Green Garlic and Spinach Soup
adapted from Orangette

2 Tbsp. olive oil
1 Tbsp. unsalted butter
½ to ¾ lb. green garlic, thinly sliced (white and pale green parts only – the really green parts are too stringy and a bit woody in texture, so I recommend tossing them)
1 qt. vegetable or mild chicken broth (I use organic broth from Whole Foods as I never seem to make my own stock)
8 to 10 oz. baby spinach leaves
1 Tbsp. crème fraîche (optional)

Warm the olive oil and butter in a large and deep saucepan or Dutch oven over medium heat. Add the green garlic and a pinch of salt, and cook, stirring frequently, until the garlic turns soft and translucent. As the garlic cooks, its scent will change from sharp and pungent to sweeter, almost caramel-like and more mellow – don’t worry about looking for that moment, you will definitely smell it.

When the garlic is ready, add the stock, raise the heat, and bring the stock and garlic to a boil. Immediately lower the heat to bring to a gentle simmer, and cook for about 15 minutes more. Toss in the spinach and immediately turn off the stove. Let the soup sit for about 5 minutes – no more and then, purée the mixture in a blender. If you are pouring the soup into a blender, you will be working in batches. However, if you’re a little lazy like me, you will use your immersion blender (a tool whose value I can’t even describe!) and blend everything in the pot.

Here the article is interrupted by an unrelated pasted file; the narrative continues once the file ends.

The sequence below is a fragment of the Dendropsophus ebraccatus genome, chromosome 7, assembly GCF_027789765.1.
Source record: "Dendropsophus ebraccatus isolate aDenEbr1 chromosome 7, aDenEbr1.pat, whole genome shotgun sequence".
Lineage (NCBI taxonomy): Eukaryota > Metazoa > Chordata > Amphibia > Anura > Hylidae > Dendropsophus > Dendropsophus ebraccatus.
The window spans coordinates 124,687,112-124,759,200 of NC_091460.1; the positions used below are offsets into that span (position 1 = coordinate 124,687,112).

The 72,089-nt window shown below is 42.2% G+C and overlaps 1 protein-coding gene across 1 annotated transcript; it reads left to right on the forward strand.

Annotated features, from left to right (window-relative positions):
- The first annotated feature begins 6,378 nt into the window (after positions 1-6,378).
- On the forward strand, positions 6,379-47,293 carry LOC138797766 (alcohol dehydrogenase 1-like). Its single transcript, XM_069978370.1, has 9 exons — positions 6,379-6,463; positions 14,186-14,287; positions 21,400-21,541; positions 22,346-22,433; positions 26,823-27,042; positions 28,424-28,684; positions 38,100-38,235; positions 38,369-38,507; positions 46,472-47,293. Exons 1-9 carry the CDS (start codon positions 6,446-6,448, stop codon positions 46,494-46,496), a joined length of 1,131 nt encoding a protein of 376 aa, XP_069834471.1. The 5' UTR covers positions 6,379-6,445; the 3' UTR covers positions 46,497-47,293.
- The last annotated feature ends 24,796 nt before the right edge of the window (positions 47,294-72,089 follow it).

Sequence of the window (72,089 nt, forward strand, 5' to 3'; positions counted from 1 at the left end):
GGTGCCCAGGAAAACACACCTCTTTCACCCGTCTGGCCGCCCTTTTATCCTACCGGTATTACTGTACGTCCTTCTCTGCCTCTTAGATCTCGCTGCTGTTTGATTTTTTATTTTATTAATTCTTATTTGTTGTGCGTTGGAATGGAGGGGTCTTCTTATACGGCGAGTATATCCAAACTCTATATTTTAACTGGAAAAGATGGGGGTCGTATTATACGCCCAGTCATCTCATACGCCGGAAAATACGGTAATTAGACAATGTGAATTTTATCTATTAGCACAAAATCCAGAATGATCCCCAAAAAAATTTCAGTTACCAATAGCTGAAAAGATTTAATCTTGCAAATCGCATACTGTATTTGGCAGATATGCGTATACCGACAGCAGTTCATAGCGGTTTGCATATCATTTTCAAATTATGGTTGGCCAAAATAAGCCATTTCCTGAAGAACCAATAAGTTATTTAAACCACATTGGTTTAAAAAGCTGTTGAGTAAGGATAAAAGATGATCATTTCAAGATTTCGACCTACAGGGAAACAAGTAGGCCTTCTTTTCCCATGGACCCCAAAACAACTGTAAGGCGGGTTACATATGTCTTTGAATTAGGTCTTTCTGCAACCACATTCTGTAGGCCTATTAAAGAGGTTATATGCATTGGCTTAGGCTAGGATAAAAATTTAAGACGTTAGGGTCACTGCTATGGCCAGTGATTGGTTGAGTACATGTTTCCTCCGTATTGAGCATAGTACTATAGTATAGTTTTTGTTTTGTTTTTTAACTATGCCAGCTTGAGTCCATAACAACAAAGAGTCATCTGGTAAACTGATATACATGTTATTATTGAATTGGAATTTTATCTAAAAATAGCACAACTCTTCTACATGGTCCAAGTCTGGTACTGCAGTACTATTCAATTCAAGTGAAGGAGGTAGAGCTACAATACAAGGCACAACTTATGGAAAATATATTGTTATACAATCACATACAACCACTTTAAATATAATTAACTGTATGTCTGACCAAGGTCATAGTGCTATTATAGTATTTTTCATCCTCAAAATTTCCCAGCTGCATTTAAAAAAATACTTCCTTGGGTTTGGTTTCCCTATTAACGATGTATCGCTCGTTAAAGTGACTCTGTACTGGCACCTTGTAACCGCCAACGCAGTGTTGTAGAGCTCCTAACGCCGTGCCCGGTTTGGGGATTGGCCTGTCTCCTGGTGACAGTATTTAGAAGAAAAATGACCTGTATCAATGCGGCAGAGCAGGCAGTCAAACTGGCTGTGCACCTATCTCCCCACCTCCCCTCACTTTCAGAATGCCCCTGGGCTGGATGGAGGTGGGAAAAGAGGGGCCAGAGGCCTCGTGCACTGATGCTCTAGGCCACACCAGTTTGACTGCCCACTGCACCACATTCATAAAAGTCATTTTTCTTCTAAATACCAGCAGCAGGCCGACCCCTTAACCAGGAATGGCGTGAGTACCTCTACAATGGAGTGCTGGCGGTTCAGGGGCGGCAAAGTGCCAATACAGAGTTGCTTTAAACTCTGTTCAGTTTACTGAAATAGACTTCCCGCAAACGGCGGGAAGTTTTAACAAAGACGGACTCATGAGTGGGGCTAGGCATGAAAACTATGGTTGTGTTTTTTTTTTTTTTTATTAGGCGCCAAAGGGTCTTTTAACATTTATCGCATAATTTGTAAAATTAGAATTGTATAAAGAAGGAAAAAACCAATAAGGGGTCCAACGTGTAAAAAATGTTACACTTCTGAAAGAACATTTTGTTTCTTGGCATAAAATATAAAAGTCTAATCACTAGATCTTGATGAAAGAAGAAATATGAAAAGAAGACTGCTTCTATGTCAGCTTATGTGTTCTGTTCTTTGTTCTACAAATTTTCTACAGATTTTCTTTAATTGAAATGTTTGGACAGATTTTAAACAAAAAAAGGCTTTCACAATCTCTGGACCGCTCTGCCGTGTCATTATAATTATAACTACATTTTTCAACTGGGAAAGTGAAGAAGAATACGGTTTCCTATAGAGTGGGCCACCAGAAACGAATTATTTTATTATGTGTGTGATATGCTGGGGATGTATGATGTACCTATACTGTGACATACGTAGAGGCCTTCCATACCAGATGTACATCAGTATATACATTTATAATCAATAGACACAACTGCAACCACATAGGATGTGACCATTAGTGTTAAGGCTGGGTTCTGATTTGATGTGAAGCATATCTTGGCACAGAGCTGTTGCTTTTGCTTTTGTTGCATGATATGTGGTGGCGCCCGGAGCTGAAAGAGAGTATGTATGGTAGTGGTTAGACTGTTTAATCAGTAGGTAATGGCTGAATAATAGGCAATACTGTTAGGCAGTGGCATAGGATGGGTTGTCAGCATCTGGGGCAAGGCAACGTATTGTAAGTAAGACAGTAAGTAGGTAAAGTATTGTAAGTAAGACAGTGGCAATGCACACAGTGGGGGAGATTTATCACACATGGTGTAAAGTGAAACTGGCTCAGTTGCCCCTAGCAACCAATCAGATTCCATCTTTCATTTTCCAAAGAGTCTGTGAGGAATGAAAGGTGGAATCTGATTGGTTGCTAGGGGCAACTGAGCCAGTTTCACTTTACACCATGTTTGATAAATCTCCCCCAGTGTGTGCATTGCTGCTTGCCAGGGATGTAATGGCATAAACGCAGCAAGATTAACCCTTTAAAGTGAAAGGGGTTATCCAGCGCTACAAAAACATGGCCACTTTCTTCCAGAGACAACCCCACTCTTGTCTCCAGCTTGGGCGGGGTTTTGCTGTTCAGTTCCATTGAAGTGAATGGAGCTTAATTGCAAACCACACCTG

The soup should be a rich shade of green and very smooth.

Return the soup to the pot, and place it over low heat to rewarm gently. Add 1 Tbsp. crème fraîche and another pinch or two of salt. Taste, and adjust seasoning as necessary.

Serve warm or hot, with a drizzle of olive oil or a dollop of crème fraîche, if you like.

1. If you are working with a blender, remember never to fill the blender more than a quarter or a third full, because the hot liquid will expand when you turn on the motor.

2. If you think you want to experiment with the dark green leaves, learn from me and toss them before even contemplating their cooking. When you try to blend them whether by an immersion blender or a traditional one, you will find that the stringy parts get caught on the blade and are a real pain to remove.

© 2018 Olga Massov